Transactions are routed through the interconnect switches based on address and, in some cases, register-based routing information. The interconnect channels can carry physical and virtual addresses. The transactions travel on the AMBA® interconnect and other protocol channels between the source of the transaction, through one or more interconnect switches, and finally to the destination.
The majority of the interconnect carries a 44-bit physical address. The virtual address transactions are routed to the FPD SMMU or the PL, which consists of a 48-bit address and the 49th bit for software context designation.
Ingress and Egress Ports
Transactions enter the interconnect switch on ingress ports (iPort) and leave the interconnect switch on egress ports (ePorts). The transaction source asserts its request to an iPort. Inside the interconnect switch, the transactions goes through isolation and parity logic in the iPort. The transaction is steered through the switch and might go through a memory or peripheral protection unit (XMPU or XPPU). Before exiting the interconnect, the transaction is monitored by a timeout unit and a parity checking unit in the ePort. In the last stage before exiting on the ePort, the isolation unit can be used to halt traffic and turn back new traffic in the interconnect.
There are several types of interface protocols.
- AXI4 with 128, 64, and 32-bit data widths
- APB (32-bit single data): APB 3
- NPI (32-bit words with burst)
The AXI4 channels connect to interconnect switch iPorts. Then interconnect switch ePorts can interface to a single AXI channel or multiple APB register module programming interfaces. The AXI4 interface on an ePort can also provide access to memory resources, other interconnect switches, or a configuration interface for a MicroBlaze processor, including access to its local memories and caches.
Address and Transaction Context
Each transaction includes an address that is interpreted as either 44 or 48 bits. All transaction sources are capable of generating a 48-bit address. The upper 4 bits are only looked at by the FPD SMMU TCUs as a transaction with a virtual address.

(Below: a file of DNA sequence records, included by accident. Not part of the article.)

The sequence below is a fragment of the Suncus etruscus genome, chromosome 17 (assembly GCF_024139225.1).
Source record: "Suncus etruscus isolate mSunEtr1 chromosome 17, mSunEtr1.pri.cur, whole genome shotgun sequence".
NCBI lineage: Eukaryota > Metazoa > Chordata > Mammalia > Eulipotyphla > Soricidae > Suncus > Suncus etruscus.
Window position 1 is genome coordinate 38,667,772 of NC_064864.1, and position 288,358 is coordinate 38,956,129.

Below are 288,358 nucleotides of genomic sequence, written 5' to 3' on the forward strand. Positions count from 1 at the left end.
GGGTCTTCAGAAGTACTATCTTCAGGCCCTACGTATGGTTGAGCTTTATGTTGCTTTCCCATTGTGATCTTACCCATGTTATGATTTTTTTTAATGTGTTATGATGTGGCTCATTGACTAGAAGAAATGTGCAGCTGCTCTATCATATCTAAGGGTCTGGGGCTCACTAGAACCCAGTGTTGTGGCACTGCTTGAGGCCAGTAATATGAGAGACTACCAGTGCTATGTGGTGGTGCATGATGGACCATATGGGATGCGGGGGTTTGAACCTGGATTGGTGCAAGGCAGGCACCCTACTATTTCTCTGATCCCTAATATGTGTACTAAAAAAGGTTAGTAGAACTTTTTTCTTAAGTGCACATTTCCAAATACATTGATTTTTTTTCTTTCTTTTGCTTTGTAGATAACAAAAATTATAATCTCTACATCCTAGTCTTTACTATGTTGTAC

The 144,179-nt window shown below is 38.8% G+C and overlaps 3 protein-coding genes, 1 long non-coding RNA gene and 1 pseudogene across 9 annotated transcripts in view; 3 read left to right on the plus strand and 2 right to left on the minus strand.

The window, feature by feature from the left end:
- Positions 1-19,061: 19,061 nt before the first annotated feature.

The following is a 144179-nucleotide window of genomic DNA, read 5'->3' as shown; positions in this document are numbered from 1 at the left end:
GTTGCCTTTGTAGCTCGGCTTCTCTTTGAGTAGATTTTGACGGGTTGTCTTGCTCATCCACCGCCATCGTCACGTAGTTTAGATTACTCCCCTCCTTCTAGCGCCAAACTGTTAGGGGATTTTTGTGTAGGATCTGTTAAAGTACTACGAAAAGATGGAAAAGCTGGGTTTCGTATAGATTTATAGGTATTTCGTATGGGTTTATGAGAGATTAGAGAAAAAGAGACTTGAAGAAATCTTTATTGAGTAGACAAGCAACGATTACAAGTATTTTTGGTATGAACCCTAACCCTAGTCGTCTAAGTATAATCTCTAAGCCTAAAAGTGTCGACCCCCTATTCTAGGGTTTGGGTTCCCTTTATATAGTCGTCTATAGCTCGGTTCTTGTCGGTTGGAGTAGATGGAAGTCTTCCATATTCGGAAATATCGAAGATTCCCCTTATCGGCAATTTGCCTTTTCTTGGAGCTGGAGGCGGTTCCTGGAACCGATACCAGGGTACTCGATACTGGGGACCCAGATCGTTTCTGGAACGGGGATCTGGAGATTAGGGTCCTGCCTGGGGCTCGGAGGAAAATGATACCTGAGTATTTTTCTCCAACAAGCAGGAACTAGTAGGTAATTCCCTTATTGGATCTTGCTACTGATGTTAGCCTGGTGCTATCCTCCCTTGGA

The 48-bit virtual address also includes a 49th bit to indicate a kernel or application context for the FPD SMMU.
Transactions can have a burst size of up to 256 data beats. However, many destinations can only accept 16 beats or single data beats. The iPort accepts the number of beats from the initiator and measures out the data beat counts and data widths to satisfy the needs of the block attached to the ePort.
The interconnect switch passes the QoS signals along with the transaction request. It does not use the QoS signals to determine routing or priority. Priority for a transaction reaching a destination is on a first-come, first-serve basis.
When a problem has been detected in a transaction, its poison signal is asserted. The poison signal propagates to the destination. For example, the interconnect poisons a transaction when an access is blocked by a protection unit or a parity error is detected. In some cases, the iPort receives a transaction that is already poisoned. The interconnect can signal this with an interrupt and allow it to propagate through to the ePort and out the switch.
Isolation has a number of purposes. Processors simultaneously run multiple applications. These applications can be physically and logically isolated from one another. The system enables an exchange and communication of information in a controlled manner. An application can be partitioned using interconnect inhibitors, as well as physical isolation where blocks are not sharing logic, such as using the fabric to expand the isolated system. Isolation can also be used when it is necessary to reset or power down logic.